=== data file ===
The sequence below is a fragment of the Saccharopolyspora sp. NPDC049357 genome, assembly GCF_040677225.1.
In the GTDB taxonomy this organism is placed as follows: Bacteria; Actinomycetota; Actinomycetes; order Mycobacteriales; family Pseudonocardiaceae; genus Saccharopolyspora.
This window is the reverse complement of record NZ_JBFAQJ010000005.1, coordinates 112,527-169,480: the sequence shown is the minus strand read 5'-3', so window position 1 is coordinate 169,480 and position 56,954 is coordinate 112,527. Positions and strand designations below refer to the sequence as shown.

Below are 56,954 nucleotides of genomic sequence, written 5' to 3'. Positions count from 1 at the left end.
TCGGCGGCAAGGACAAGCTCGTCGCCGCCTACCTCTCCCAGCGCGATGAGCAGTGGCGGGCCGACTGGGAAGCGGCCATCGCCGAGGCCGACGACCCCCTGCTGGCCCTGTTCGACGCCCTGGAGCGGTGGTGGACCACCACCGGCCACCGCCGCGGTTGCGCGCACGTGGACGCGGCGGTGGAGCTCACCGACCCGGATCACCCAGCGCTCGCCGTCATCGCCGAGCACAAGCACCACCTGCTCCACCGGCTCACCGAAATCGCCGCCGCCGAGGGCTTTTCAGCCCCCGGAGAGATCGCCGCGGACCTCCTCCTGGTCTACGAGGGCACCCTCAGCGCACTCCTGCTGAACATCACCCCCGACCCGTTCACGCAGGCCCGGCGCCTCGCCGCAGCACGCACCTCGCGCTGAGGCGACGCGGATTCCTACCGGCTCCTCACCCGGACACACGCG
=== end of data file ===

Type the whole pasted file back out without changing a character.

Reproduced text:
The sequence below is a fragment of the Saccharopolyspora sp. NPDC049357 genome, assembly GCF_040677225.1.
In the GTDB taxonomy this organism is placed as follows: Bacteria; Actinomycetota; Actinomycetes; order Mycobacteriales; family Pseudonocardiaceae; genus Saccharopolyspora.
This window is the reverse complement of record NZ_JBFAQJ010000005.1, coordinates 112,527-169,480: the sequence shown is the minus strand read 5'-3', so window position 1 is coordinate 169,480 and position 56,954 is coordinate 112,527. Positions and strand designations below refer to the sequence as shown.

Below are 56,954 nucleotides of genomic sequence, written 5' to 3'. Positions count from 1 at the left end.
TCGGCGGCAAGGACAAGCTCGTCGCCGCCTACCTCTCCCAGCGCGATGAGCAGTGGCGGGCCGACTGGGAAGCGGCCATCGCCGAGGCCGACGACCCCCTGCTGGCCCTGTTCGACGCCCTGGAGCGGTGGTGGACCACCACCGGCCACCGCCGCGGTTGCGCGCACGTGGACGCGGCGGTGGAGCTCACCGACCCGGATCACCCAGCGCTCGCCGTCATCGCCGAGCACAAGCACCACCTGCTCCACCGGCTCACCGAAATCGCCGCCGCCGAGGGCTTTTCAGCCCCCGGAGAGATCGCCGCGGACCTCCTCCTGGTCTACGAGGGCACCCTCAGCGCACTCCTGCTGAACATCACCCCCGACCCGTTCACGCAGGCCCGGCGCCTCGCCGCAGCACGCACCTCGCGCTGAGGCGACGCGGATTCCTACCGGCTCCTCACCCGGACACACGCG